Saudi camel-whisperers use ‘special language’ to train herd
The cries of camel herder Hamad al-Marri mean nothing to the untrained ear, but his animals respond instantly, gathering behind him to walk together across the Saudi desert.
The mode of communication, known as Alheda'a, was inscribed last month on UNESCO's list of intangible cultural heritage, highlighting the deep traditional connection between camels and inhabitants of the Arabian Peninsula.
A skilled camel herder can use his voice alone to soothe an animal, make it kneel and even signal a change in direction as they trudge together through the desert sands, said the UN cultural agency.
"There is a special language between the owner of a camel and his camel," explained 36-year-old Marri, a civil servant who owns 100 camels, grazing them 150 kilometers northeast of the capital Riyadh.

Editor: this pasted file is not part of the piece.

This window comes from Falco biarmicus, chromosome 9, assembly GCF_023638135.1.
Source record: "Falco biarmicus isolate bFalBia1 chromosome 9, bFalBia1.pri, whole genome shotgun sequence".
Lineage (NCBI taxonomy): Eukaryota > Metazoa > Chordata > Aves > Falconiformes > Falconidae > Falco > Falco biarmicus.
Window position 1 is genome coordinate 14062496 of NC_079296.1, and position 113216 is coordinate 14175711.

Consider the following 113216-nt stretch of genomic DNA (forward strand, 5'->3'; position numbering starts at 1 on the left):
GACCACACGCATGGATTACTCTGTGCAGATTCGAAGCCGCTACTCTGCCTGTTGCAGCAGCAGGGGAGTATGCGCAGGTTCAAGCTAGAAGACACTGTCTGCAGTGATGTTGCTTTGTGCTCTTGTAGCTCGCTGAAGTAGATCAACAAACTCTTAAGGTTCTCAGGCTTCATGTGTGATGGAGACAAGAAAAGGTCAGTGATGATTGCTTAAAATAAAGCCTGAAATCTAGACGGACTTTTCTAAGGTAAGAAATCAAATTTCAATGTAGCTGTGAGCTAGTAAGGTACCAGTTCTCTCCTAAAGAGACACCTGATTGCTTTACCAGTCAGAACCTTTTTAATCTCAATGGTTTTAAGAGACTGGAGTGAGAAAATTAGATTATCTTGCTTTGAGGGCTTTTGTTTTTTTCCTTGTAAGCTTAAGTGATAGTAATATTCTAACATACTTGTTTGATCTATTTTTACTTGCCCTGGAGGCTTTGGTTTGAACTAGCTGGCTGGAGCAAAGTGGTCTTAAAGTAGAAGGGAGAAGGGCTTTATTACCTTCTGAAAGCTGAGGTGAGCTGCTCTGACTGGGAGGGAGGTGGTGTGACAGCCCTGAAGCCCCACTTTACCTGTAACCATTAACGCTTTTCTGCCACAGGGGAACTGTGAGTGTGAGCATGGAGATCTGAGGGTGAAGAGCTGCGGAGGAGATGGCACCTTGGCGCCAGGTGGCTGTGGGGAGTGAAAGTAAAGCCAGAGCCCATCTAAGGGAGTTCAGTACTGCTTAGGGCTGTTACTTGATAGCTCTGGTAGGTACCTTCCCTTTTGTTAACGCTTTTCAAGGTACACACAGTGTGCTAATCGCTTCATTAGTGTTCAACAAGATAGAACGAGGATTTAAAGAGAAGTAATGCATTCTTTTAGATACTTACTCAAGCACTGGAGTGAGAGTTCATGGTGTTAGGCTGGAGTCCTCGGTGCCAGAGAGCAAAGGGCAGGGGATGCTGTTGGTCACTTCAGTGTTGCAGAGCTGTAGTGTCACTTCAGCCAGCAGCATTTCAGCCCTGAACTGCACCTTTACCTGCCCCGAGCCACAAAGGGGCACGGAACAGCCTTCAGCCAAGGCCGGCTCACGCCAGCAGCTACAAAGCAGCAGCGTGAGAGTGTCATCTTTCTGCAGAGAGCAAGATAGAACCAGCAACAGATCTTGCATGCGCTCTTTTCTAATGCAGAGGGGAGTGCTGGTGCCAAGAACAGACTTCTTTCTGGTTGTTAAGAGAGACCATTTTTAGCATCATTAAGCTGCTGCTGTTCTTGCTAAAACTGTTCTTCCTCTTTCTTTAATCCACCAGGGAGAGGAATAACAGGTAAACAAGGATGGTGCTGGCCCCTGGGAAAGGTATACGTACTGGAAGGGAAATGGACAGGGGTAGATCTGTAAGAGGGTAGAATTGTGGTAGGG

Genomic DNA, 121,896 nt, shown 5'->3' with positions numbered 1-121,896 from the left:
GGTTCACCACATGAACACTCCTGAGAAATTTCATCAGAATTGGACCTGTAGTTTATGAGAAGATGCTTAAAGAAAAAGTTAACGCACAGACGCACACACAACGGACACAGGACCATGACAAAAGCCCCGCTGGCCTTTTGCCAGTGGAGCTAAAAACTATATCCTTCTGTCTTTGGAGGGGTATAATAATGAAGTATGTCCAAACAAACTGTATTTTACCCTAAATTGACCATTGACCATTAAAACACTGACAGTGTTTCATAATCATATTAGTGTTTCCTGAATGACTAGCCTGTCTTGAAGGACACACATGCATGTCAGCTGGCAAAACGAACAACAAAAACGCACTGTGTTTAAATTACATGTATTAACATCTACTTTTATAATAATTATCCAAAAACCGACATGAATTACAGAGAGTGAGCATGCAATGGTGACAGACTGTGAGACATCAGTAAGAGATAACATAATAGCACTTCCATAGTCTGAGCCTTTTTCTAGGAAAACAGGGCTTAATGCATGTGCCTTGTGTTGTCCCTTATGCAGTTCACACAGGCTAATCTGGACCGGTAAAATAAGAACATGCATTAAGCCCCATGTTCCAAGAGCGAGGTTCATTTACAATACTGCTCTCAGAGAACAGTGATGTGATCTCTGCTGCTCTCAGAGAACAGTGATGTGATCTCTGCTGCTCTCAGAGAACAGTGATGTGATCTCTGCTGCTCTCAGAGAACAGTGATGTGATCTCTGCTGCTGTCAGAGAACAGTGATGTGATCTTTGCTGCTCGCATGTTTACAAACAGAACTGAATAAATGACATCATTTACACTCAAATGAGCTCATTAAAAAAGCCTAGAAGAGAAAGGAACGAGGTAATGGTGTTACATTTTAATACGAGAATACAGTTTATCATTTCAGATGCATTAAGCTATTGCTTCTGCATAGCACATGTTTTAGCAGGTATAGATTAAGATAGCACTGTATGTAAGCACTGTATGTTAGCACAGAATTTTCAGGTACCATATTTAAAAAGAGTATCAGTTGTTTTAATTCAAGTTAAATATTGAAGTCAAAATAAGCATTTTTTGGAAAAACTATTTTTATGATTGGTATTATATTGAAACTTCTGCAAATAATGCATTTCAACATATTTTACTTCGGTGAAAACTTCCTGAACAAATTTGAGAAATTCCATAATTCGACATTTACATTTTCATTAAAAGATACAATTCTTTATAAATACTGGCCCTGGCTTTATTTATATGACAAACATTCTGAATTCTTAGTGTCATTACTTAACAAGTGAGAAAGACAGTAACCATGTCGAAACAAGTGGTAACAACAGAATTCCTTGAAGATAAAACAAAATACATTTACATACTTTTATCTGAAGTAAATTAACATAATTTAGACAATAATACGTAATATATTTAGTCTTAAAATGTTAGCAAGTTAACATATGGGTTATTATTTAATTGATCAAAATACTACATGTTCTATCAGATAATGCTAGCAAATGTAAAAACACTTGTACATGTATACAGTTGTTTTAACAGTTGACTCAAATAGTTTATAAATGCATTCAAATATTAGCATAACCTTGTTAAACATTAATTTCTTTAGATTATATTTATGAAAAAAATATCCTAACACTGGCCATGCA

"The camels know the tone of their owner's voice and respond to him immediately, and if someone else calls them, they will not respond to him."
Dubbed the "ships of the desert," camels have long been a crucial mode of transportation in Saudi Arabia, conferring status on their owners and fueling the rise of a lucrative camel-breeding industry.
There are "many rock carvings that show painted camels and tell the story of the camel, whether they have been used in war or trade," said Jasser al-Harbash, CEO of the Saudi Heritage Commission.
The point of pursuing the UNESCO listing was to "protect" Alheda'a and "provide an opportunity for its development," he said, without elaborating. The bid was submitted jointly with neighboring Oman and the United Arab Emirates.
Alheda'a can be deployed for a range of tasks: Bringing together a scattered herd threatened by a coming sandstorm, for example, or soothing camels as they drink water. ...
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